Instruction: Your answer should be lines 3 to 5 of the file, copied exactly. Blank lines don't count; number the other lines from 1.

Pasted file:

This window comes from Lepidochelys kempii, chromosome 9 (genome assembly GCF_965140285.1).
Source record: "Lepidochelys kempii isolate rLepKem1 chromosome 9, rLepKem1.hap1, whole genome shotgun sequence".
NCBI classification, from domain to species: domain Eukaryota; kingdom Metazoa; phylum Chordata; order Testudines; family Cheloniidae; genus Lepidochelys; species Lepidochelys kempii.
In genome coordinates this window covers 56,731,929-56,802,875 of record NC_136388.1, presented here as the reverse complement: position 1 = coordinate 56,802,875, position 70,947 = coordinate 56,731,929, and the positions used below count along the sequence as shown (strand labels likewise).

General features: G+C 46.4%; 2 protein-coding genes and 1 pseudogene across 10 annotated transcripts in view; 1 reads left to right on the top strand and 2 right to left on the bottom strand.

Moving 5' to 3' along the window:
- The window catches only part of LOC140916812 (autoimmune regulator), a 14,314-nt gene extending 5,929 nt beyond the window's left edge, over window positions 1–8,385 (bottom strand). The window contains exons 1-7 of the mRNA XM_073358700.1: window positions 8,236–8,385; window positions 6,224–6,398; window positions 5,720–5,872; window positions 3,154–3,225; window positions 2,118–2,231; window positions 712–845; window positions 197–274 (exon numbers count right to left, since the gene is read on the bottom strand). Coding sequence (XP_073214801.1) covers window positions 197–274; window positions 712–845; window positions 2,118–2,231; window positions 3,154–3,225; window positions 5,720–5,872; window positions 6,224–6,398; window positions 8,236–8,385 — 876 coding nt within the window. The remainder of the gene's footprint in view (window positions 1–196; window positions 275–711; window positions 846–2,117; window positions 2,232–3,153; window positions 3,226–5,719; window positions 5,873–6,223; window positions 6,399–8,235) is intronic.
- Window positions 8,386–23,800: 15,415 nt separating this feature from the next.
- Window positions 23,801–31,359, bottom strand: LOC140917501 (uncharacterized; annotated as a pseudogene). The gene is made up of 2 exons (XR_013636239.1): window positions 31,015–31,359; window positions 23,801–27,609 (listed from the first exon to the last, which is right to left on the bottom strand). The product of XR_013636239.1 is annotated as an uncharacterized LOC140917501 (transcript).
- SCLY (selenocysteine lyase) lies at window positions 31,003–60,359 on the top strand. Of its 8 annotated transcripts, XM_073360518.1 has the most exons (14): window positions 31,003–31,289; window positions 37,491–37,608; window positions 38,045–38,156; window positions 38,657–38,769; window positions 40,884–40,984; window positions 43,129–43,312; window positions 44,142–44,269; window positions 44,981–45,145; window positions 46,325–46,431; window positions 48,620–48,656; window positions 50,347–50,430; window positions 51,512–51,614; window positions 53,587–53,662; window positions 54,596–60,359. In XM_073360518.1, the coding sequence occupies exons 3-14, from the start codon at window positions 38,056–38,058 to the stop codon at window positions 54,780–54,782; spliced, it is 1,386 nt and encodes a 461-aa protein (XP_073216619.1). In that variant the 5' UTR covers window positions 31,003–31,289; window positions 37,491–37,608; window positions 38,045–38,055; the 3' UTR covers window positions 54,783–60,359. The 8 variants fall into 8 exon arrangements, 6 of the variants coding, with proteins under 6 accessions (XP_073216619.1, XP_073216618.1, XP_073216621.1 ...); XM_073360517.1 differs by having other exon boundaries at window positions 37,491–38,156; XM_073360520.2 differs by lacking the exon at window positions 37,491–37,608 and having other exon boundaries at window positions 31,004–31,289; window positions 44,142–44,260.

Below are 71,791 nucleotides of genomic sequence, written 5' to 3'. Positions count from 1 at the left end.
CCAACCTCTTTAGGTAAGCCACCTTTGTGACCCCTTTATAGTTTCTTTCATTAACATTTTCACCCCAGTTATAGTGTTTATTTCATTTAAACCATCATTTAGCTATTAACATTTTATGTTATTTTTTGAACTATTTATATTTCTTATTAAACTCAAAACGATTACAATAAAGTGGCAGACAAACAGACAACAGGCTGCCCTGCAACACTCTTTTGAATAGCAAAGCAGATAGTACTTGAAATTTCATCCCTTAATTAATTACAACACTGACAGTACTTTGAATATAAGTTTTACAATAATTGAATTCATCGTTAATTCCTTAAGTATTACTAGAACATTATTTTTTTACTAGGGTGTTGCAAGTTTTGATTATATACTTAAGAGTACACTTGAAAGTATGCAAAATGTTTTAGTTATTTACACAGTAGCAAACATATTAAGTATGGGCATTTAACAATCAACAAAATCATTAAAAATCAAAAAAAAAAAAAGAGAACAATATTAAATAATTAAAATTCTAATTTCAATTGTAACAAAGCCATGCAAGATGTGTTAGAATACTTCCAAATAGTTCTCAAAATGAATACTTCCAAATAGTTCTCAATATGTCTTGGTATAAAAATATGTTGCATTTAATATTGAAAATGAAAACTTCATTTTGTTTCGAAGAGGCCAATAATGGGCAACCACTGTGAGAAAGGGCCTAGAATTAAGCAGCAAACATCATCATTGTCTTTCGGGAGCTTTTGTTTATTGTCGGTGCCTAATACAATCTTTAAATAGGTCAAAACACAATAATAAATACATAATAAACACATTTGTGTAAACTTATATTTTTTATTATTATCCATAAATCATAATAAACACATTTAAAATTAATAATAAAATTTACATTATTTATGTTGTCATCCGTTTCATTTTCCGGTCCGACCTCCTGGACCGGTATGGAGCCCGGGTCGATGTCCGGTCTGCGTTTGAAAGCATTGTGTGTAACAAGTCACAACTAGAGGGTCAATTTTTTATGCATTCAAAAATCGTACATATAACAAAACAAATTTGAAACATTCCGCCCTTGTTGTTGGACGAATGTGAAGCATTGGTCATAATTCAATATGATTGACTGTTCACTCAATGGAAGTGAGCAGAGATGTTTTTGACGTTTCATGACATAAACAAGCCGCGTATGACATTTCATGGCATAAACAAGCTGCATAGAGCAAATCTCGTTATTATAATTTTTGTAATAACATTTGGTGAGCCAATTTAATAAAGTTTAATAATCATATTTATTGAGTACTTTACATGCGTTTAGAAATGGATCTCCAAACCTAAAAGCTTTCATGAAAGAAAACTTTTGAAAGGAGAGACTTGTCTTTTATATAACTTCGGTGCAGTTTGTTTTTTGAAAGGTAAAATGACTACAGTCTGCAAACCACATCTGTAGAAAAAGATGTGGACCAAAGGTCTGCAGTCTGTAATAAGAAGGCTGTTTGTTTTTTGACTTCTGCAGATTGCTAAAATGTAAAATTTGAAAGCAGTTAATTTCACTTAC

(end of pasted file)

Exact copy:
NCBI classification, from domain to species: domain Eukaryota; kingdom Metazoa; phylum Chordata; order Testudines; family Cheloniidae; genus Lepidochelys; species Lepidochelys kempii.
In genome coordinates this window covers 56,731,929-56,802,875 of record NC_136388.1, presented here as the reverse complement: position 1 = coordinate 56,802,875, position 70,947 = coordinate 56,731,929, and the positions used below count along the sequence as shown (strand labels likewise).

General features: G+C 46.4%; 2 protein-coding genes and 1 pseudogene across 10 annotated transcripts in view; 1 reads left to right on the top strand and 2 right to left on the bottom strand.